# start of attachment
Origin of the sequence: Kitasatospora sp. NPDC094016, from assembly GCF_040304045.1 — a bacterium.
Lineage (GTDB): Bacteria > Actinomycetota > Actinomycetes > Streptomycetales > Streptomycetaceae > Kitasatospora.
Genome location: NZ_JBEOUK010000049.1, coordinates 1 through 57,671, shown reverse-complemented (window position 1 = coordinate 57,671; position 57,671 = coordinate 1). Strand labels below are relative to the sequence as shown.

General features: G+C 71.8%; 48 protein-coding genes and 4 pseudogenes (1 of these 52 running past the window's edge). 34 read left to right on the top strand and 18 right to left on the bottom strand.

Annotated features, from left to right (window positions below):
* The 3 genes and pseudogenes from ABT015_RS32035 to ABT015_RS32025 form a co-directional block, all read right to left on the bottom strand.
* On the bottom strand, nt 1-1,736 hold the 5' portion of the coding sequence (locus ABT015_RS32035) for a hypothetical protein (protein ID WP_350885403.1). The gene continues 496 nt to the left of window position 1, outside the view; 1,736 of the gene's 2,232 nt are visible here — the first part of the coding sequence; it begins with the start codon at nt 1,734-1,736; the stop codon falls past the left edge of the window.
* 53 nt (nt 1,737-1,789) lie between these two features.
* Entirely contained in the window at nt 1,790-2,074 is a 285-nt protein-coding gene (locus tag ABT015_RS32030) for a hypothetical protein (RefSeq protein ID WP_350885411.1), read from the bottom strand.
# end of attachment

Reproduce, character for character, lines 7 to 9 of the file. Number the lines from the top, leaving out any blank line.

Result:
* On the bottom strand, nt 1-1,736 hold the 5' portion of the coding sequence (locus ABT015_RS32035) for a hypothetical protein (protein ID WP_350885403.1). The gene continues 496 nt to the left of window position 1, outside the view; 1,736 of the gene's 2,232 nt are visible here — the first part of the coding sequence; it begins with the start codon at nt 1,734-1,736; the stop codon falls past the left edge of the window.
* 53 nt (nt 1,737-1,789) lie between these two features.
* Entirely contained in the window at nt 1,790-2,074 is a 285-nt protein-coding gene (locus tag ABT015_RS32030) for a hypothetical protein (RefSeq protein ID WP_350885411.1), read from the bottom strand.